NWS Melbourne Warning Coordination Meteorologist Scott Spratt Retires | News


BREVARD COUNTY – Scott Spratt, meteorologist in charge of warning coordination at the National Weather Service in Melbourne, has retired after a distinguished career.

According to Melbourne’s National Weather Service, Mr Spratt worked at the federal level for 31 years and had worked in the Melbourne office since 1993.

“Since tropical weather forecasting was my primary interest and academic focus, my goal was to eventually travel to Florida,” Spratt said in an email to Hometown News. “Two years after starting a career with the National Weather Service in Jackson, Mississippi, a job advertisement was posted for Melbourne and I applied. At the time, the NWS was beginning a modernization program to install new radars meteorological services and restructure forecasting and warning services. Melbourne was the first of 122 meteorological offices across the country to undergo this process and I wanted to be part of it! In addition, the office provided unique opportunities to collaborate with the NASA weather office, developing methodologies to advance forecasting for the benefit of both agencies.

Spratt said that in addition to his duties with NWS Melbourne, he also has fond memories outside the region, citing his experience working with a small team of meteorologists based in Savannah, Georgia, which provided specialized forecasts for marine forecasts for sailing events. during the 1996 Summer Olympics.

In addition, Spratt said he had twice visited India where he provided training to the Indian Meteorological Department to help them improve their tropical cyclone forecasts. He has also been involved in training meteorologists with the Indian government at the NWS in Melbourne and the National Hurricane Center.

Mr Spratt also said one of the things he was most proud of about his work was “providing valuable public service and advancing the NWS’ mission to protect lives and property”.

“I have been fortunate to be surrounded by a team of very dedicated and experienced meteorologists throughout my career,” Spratt said. “Together we have worked through many high impact events including the Central Florida tornado outbreak of February 1998, the 1998 wildfires, the three hurricanes of 2004, the flooding associated with Tropical Storm Fay in 2008 and Hurricane Irma in 2017, to name a few.Working closely with our emergency management and media partners, we were able to get the word out ahead of the imminent dangers of these potentially fatal and damaging events, in order to minimize their impacts.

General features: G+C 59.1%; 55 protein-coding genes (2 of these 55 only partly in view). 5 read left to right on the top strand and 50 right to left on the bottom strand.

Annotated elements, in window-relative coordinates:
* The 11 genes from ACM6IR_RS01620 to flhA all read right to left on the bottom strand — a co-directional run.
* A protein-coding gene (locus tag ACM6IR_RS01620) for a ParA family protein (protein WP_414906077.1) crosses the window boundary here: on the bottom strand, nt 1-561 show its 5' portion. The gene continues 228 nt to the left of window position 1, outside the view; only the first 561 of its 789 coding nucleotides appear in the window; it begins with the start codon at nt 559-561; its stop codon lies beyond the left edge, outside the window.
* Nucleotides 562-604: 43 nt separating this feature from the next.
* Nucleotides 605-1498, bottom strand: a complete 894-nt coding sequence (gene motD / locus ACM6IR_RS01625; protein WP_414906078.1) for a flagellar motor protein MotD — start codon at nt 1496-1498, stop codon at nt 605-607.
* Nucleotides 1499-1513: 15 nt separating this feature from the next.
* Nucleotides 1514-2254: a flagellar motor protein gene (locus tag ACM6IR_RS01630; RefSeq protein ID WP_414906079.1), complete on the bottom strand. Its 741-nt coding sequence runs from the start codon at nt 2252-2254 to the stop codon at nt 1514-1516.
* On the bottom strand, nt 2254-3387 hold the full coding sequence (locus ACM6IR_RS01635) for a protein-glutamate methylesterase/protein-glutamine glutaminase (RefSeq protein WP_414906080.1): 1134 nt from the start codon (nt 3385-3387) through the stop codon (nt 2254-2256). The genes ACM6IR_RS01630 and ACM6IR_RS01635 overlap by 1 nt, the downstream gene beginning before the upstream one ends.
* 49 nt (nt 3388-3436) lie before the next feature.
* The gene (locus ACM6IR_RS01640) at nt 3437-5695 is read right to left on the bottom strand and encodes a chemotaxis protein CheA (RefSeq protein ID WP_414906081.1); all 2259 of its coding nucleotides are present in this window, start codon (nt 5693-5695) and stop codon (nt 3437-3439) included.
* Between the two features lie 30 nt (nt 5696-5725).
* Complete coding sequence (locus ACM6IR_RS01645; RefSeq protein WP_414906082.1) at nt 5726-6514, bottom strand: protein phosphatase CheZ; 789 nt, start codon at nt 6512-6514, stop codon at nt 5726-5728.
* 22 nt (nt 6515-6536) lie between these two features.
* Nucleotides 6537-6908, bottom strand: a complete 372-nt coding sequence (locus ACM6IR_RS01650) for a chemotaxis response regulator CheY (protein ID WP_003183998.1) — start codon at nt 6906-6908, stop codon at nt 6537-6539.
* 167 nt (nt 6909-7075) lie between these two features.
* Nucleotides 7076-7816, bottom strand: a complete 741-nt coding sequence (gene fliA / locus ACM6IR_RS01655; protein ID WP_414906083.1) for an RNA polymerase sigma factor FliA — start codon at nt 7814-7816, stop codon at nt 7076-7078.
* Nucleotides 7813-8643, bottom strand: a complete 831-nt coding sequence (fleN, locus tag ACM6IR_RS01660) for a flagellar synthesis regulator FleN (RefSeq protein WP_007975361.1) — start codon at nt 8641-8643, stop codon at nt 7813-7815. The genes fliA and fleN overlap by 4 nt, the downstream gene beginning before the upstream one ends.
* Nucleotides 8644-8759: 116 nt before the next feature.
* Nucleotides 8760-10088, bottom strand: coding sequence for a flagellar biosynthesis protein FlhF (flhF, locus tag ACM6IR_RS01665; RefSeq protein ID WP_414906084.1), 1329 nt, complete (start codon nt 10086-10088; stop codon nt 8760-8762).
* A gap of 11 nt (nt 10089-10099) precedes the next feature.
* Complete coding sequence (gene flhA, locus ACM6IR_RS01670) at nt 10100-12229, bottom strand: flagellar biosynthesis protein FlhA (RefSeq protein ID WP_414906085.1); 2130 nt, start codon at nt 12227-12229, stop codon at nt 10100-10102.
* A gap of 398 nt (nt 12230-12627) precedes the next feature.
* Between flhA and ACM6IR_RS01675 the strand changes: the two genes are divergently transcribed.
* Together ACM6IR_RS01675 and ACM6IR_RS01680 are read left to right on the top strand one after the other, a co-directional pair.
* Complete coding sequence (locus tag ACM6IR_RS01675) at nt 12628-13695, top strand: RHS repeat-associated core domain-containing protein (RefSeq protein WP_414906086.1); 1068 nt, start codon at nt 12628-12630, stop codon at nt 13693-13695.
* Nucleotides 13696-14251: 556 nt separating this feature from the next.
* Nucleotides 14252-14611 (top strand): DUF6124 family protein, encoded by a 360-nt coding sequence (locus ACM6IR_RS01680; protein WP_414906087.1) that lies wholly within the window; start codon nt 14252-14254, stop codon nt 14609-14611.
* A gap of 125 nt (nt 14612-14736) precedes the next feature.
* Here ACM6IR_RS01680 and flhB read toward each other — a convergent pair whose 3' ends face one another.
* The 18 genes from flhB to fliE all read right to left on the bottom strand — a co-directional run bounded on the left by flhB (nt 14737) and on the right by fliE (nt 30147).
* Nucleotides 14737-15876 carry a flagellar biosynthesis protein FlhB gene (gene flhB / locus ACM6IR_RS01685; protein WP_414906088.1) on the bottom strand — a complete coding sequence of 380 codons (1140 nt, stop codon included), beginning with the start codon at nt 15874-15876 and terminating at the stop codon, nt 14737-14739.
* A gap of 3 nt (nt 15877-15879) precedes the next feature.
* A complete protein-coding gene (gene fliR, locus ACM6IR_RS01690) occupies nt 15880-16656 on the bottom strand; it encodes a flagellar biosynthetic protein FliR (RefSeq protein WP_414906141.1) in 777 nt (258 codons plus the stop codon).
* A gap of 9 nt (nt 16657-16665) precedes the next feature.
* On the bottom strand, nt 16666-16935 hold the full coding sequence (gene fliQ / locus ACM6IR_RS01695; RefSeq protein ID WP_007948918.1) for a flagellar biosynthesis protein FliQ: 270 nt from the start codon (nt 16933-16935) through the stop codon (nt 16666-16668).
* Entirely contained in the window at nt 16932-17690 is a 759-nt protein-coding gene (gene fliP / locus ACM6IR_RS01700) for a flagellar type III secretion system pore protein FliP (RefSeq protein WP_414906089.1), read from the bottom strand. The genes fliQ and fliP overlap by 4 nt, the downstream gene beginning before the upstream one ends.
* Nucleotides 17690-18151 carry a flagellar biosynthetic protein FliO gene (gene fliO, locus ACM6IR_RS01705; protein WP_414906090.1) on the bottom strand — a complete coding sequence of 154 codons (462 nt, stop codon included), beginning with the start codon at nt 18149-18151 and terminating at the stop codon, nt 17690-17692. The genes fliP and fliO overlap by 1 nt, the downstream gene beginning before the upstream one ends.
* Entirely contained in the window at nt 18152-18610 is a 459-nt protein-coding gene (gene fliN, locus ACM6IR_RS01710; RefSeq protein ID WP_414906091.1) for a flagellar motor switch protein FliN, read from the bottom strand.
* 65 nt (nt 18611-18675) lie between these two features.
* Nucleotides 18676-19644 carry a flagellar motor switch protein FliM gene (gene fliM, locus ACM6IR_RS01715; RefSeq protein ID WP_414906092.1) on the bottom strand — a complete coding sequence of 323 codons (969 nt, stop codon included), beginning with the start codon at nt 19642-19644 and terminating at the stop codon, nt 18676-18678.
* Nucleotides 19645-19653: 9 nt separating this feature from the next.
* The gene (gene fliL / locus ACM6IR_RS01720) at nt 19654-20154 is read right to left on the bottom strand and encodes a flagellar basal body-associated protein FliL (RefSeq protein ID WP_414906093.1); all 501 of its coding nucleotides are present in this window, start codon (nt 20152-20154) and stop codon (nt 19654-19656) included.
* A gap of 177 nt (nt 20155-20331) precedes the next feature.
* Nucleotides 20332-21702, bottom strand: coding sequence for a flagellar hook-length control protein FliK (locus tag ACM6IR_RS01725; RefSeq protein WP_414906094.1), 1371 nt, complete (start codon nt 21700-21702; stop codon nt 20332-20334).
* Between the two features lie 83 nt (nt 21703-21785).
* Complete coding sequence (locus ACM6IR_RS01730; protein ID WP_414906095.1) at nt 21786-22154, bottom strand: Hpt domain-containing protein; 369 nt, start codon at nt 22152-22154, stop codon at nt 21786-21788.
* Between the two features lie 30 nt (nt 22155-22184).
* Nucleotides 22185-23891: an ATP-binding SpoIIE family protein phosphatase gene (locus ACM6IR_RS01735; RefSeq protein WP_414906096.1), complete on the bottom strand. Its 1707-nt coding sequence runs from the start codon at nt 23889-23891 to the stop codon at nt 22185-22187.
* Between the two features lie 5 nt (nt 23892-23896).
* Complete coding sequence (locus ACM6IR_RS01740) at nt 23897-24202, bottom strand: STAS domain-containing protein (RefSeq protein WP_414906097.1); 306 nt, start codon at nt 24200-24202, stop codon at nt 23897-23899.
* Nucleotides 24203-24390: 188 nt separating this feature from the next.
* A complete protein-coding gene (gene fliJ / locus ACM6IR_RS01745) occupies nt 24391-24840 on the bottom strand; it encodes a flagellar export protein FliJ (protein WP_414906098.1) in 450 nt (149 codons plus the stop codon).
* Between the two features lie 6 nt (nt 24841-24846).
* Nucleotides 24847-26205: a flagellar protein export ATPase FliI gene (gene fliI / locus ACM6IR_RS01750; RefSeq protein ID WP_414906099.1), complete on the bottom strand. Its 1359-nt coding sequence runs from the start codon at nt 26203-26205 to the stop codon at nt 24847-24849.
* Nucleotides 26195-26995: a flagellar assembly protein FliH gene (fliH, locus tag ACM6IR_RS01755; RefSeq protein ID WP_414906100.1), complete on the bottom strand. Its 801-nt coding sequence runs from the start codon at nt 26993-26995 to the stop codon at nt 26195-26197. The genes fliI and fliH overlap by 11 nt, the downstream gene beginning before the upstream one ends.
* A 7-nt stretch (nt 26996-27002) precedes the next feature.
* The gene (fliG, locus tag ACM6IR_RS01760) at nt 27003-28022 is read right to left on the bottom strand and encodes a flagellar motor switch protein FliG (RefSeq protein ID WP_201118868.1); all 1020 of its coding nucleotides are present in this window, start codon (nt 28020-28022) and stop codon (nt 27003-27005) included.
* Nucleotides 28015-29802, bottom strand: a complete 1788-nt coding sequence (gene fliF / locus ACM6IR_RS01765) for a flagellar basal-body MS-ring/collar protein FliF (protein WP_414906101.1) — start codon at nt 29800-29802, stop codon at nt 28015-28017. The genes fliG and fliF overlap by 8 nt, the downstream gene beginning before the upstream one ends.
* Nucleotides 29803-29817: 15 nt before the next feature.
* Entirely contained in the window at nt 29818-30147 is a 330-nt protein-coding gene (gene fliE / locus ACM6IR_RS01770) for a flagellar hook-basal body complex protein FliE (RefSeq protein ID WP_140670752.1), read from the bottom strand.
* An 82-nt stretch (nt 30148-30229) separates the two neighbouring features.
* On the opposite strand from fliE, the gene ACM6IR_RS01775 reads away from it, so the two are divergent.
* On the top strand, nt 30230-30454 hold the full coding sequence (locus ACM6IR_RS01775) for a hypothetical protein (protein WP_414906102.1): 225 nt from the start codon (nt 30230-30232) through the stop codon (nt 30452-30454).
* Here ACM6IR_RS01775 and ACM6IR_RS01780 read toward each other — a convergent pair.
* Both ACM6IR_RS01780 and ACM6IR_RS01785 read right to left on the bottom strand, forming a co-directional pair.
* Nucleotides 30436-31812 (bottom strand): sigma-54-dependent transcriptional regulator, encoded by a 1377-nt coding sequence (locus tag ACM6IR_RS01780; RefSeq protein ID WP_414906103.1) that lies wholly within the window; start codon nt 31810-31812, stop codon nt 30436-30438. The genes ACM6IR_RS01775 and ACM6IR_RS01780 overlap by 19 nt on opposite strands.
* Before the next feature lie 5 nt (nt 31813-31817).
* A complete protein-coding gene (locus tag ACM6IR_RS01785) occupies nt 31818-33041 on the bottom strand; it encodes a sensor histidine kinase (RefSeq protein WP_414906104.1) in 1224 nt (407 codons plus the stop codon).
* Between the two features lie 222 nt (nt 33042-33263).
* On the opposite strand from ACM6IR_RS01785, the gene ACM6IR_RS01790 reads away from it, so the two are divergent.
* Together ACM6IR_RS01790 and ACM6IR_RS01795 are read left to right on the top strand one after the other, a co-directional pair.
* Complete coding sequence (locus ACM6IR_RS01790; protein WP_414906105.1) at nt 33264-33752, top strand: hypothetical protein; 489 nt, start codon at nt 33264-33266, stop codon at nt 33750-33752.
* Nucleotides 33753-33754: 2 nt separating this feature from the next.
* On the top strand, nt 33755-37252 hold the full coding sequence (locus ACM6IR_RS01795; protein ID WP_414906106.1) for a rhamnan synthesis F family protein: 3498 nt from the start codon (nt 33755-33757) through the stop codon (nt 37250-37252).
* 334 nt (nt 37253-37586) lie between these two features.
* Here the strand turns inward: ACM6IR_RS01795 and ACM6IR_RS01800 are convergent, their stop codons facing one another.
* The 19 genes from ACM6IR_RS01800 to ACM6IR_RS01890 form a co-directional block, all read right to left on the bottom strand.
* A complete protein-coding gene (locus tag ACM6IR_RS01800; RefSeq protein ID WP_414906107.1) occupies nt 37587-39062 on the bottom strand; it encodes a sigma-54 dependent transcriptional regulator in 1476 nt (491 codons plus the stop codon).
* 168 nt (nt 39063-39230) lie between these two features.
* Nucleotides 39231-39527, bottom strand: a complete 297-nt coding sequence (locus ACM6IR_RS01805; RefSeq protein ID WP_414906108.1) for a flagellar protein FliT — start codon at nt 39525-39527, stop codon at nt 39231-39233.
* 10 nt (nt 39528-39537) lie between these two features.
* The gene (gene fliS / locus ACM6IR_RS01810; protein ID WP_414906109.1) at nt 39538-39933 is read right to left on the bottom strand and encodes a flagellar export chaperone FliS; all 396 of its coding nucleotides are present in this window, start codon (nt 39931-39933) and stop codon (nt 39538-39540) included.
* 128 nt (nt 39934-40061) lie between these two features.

Mr. Spratt also offered advice for those who wanted to follow a career path similar to his.

“In addition to having a strong foundation in physical science and mathematics, being able to communicate weather information to diverse audiences is a critical skill that NWS meteorologists need today,” Spratt said. “An important and growing part of the job is to assess the results of complex weather patterns and their potential impacts, then create specific and concise messages for different social groups to digest and act on. Be comfortable multitasking, be proactive, practice good time management and stay flexible at all times – the pace of work is faster than ever, often with competing priorities. And perhaps most importantly, enjoy the experience and never stop learning – there aren’t many jobs where the work is different every day, literally!

Those interested in more information about the National Weather Service in Melbourne or should visit weather.gov/mlb/.


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